An Assessment of the Efficacy and Peak Catch Rates of Emergence Tents for Measuring Bee Nesting

Alexander M. Pane, Alexandra N. Harmon-Threatt

Research output: Contribution to journalArticlepeer-review


• Premise of the study: Emergence tents are a new tool used to understand nesting ecology of ground nesting bee species. However, many questions remain about how to use tents effectively. We assessed (a) variance in tent capture rates over time, (b) the effects of site characteristics on proportion of tents capturing bees, and (c) the effect of soil characteristics on nest site choice. • Methods: Emergence tents were placed out for one week in May, June, and August and checked daily. Soil, bee, and floral characteristics were recorded. • Results: Across all sites and months the average number of tents capturing bees was less than 20% during one week of sampling, but this varied between sites. Tent captures decreased after 48 h deployment, but accumulation differed seasonally, with slower accumulation of total bees caught in May than in June or August. Although capture rates were not affected by bee or floral abundance, soil moisture beneath a tent influenced where bees were captured. • Discussion: Effective use of emergence tents may require adjusting the length of deployment depending on season and will require a minimum of 48 h installation to help maximize efficacy. The overall low capture rates demonstrate the need to optimize emergence tent use.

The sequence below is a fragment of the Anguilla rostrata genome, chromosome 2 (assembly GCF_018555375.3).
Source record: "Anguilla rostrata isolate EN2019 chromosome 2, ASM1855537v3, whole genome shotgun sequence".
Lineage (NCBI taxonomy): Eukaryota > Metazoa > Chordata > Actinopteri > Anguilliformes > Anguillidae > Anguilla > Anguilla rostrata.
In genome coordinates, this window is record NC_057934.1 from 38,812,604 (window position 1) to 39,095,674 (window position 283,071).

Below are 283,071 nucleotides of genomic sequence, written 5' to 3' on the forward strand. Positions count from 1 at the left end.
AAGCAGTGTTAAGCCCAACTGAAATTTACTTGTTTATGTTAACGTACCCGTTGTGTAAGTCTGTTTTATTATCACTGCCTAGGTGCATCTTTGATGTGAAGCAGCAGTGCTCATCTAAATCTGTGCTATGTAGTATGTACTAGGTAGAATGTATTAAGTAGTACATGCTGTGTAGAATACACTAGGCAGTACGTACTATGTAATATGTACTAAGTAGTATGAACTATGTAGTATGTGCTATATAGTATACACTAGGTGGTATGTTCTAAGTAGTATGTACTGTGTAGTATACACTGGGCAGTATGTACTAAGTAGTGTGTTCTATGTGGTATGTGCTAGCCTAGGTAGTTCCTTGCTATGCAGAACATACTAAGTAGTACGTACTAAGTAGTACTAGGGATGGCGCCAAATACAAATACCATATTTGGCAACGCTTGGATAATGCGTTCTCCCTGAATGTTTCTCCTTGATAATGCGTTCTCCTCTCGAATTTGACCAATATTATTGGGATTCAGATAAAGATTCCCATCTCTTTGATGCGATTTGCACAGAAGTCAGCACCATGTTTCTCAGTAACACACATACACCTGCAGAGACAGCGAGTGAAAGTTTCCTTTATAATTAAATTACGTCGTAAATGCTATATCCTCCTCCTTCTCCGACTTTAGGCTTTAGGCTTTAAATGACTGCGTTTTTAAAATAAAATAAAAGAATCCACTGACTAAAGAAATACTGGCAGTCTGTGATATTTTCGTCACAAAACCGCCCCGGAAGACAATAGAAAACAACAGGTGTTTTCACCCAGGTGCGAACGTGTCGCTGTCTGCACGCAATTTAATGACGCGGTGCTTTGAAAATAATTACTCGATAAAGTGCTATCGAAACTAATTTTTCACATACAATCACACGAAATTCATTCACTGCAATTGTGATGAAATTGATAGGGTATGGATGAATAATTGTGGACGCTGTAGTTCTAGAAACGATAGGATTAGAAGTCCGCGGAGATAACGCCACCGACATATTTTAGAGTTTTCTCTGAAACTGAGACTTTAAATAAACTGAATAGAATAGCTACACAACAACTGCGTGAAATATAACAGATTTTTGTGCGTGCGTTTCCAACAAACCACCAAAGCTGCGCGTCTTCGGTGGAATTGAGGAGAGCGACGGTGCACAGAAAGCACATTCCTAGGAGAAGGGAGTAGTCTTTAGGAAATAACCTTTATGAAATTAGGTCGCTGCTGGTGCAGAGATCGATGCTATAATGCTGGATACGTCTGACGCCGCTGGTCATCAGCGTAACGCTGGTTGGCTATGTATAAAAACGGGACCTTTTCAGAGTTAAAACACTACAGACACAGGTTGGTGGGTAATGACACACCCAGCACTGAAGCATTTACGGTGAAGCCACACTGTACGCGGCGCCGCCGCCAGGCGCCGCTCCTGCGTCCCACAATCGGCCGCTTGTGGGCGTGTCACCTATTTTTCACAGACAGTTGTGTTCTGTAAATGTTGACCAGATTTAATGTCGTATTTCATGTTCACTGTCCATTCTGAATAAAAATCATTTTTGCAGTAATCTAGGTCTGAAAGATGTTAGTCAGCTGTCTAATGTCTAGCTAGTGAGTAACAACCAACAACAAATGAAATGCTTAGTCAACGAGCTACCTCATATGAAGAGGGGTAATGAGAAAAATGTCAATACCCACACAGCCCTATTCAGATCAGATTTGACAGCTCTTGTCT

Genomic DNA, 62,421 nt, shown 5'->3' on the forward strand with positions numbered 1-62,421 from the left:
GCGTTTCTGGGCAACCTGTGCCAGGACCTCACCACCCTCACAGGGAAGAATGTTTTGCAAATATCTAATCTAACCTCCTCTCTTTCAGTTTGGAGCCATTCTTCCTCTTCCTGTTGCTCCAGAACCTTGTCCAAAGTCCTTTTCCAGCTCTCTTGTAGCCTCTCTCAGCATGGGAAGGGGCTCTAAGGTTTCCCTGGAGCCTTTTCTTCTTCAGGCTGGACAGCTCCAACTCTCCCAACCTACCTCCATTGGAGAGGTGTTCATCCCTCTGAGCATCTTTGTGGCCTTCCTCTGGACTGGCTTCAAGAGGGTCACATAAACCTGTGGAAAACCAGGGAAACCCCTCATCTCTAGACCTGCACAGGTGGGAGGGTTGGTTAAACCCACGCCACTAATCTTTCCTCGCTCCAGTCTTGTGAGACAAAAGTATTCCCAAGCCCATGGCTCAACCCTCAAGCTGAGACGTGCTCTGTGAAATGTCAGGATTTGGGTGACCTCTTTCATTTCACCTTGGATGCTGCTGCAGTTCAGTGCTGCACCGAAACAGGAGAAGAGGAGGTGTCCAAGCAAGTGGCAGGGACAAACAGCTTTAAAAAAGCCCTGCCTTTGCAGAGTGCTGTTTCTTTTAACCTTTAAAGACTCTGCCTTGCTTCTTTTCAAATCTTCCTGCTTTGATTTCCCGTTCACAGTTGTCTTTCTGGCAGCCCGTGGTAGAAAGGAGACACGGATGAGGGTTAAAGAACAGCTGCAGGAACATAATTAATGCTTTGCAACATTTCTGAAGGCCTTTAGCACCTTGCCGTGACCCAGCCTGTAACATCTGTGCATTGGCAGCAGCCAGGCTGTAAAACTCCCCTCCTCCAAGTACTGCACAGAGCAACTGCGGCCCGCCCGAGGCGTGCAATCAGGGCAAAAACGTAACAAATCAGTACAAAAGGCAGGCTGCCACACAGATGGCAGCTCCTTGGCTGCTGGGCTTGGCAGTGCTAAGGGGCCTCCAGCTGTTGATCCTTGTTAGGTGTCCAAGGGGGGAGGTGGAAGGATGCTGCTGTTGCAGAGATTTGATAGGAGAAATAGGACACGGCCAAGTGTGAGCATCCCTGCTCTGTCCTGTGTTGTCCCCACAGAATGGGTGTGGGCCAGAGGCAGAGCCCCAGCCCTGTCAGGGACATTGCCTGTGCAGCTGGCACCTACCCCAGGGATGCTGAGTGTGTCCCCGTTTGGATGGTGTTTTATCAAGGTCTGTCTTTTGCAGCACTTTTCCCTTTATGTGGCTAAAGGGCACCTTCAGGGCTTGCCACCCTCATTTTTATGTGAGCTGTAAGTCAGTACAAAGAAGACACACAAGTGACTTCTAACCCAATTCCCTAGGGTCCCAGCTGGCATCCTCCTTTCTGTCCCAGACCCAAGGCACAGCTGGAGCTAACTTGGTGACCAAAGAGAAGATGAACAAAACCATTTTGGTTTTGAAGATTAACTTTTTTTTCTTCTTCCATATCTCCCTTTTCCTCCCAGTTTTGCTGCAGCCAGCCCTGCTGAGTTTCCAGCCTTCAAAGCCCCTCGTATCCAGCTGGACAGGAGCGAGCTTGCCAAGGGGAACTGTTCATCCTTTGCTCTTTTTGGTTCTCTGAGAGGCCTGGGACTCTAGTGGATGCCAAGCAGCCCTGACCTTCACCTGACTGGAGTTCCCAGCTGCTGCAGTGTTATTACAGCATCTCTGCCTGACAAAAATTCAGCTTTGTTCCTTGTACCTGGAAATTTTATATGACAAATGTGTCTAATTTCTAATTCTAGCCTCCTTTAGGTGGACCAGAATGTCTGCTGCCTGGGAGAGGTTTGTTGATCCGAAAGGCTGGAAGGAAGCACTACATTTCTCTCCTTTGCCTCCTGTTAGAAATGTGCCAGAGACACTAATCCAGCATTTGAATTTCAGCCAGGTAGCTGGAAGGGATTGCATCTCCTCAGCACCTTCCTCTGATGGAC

Original languageEnglish (US)
Article number1700007
JournalApplications in Plant Sciences
Issue number6
StatePublished - Jun 2017


  • bees
  • emergence tents
  • ground nesting

ASJC Scopus subject areas

  • Ecology, Evolution, Behavior and Systematics
  • Plant Science


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